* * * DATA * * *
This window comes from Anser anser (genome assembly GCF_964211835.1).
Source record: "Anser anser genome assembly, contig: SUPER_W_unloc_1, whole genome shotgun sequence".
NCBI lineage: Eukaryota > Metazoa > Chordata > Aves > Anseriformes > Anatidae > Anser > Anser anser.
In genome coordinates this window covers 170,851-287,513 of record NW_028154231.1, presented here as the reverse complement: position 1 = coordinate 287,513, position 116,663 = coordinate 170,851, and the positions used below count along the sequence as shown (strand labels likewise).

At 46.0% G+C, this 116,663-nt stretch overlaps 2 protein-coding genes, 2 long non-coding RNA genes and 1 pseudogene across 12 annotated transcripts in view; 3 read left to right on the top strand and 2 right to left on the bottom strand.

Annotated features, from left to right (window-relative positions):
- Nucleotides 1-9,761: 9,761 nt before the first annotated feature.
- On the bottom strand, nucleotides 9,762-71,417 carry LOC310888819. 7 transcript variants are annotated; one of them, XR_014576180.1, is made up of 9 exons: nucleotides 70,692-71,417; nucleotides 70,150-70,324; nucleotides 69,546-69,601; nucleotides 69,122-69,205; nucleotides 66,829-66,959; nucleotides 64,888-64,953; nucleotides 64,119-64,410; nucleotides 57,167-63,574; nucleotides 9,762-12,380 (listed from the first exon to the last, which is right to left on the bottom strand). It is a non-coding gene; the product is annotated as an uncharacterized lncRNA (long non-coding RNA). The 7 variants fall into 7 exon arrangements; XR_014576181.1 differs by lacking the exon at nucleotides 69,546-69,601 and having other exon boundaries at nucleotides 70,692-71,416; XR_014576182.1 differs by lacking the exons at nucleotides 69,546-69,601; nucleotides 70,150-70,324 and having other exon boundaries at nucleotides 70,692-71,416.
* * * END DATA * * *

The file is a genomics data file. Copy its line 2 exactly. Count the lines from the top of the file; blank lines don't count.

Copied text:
Source record: "Anser anser genome assembly, contig: SUPER_W_unloc_1, whole genome shotgun sequence".